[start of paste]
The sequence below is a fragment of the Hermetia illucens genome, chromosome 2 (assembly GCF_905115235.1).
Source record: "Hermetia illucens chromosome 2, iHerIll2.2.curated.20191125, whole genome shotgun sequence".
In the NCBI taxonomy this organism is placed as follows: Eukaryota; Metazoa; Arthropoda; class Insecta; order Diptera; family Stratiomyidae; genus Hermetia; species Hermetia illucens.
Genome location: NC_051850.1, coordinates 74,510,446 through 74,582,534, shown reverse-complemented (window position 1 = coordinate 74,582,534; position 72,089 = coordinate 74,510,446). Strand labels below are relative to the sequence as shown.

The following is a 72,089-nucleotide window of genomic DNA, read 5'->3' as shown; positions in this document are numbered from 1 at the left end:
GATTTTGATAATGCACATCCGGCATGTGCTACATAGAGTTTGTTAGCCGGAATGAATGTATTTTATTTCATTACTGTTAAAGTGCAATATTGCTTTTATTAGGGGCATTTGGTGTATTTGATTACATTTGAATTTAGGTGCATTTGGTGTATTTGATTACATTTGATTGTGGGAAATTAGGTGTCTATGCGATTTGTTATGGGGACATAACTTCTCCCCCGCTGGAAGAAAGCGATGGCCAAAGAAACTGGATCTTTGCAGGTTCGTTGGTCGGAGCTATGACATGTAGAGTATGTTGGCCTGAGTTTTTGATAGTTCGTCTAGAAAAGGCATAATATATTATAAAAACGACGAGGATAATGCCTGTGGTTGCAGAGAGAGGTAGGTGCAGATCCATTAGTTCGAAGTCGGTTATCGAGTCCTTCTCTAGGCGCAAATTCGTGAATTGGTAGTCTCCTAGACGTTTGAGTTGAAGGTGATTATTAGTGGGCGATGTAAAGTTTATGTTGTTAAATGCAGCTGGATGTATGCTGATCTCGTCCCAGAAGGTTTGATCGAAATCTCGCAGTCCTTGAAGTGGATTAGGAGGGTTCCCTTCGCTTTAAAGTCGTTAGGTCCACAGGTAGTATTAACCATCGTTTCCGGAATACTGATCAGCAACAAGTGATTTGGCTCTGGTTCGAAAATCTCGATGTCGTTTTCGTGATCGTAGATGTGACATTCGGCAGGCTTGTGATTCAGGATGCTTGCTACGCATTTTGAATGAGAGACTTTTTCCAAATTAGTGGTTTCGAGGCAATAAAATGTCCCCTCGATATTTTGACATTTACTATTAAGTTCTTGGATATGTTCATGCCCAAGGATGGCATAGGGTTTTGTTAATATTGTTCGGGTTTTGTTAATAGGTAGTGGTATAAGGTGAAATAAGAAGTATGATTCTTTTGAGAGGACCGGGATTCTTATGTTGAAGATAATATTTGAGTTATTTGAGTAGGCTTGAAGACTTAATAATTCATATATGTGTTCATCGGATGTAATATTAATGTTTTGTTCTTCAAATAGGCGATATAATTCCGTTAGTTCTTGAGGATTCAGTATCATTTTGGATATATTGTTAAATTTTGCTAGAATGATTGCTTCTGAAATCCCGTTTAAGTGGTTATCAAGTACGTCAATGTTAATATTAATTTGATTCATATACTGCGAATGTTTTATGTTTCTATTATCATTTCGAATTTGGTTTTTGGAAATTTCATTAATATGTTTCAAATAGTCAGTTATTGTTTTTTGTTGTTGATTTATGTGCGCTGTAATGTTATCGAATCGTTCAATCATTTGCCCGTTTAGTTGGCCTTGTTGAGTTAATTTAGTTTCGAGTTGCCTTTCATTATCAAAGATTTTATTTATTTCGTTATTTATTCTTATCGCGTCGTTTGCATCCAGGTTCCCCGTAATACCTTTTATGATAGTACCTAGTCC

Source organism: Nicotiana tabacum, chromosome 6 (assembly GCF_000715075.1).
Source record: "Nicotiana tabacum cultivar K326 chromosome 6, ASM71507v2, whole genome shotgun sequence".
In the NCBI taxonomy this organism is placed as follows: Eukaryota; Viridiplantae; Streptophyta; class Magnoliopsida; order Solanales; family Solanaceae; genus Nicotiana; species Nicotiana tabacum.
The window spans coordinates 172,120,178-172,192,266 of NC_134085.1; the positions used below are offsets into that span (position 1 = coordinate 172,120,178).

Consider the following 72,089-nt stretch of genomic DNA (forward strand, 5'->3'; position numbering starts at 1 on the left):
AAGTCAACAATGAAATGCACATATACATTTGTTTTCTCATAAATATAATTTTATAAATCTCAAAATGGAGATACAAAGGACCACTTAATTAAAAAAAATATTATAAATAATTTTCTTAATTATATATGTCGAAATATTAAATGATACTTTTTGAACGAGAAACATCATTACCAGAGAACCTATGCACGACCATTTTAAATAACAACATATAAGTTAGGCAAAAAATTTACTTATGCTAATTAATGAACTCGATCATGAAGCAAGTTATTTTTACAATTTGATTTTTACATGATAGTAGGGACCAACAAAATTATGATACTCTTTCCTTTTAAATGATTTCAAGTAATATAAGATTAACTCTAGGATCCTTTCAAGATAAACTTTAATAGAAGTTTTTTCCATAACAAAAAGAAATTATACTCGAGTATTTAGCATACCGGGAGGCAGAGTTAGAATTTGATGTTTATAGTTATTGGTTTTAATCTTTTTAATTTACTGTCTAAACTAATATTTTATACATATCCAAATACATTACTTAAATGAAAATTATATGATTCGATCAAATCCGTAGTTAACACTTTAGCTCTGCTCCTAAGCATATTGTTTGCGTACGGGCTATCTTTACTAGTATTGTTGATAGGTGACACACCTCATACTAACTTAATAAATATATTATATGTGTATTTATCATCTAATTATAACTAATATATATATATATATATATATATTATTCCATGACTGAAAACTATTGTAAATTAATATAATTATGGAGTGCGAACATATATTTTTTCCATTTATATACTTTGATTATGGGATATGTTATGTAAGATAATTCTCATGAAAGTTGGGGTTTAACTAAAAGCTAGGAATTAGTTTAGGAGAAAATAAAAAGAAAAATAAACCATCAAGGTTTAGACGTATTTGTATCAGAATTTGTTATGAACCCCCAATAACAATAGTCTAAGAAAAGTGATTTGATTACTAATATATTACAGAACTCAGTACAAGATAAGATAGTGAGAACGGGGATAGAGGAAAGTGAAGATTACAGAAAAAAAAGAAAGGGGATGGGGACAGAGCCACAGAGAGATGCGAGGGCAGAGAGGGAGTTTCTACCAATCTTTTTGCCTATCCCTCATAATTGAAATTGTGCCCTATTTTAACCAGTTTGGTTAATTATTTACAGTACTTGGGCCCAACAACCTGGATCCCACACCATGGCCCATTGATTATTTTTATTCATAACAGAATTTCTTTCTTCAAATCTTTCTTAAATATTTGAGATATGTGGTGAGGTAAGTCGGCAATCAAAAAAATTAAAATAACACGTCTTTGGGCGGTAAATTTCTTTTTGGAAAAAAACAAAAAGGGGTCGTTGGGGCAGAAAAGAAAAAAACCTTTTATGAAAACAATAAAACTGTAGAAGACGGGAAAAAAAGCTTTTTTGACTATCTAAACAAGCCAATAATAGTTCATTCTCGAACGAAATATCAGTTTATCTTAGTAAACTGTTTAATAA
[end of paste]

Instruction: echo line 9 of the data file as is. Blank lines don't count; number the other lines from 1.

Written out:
In the NCBI taxonomy this organism is placed as follows: Eukaryota; Viridiplantae; Streptophyta; class Magnoliopsida; order Solanales; family Solanaceae; genus Nicotiana; species Nicotiana tabacum.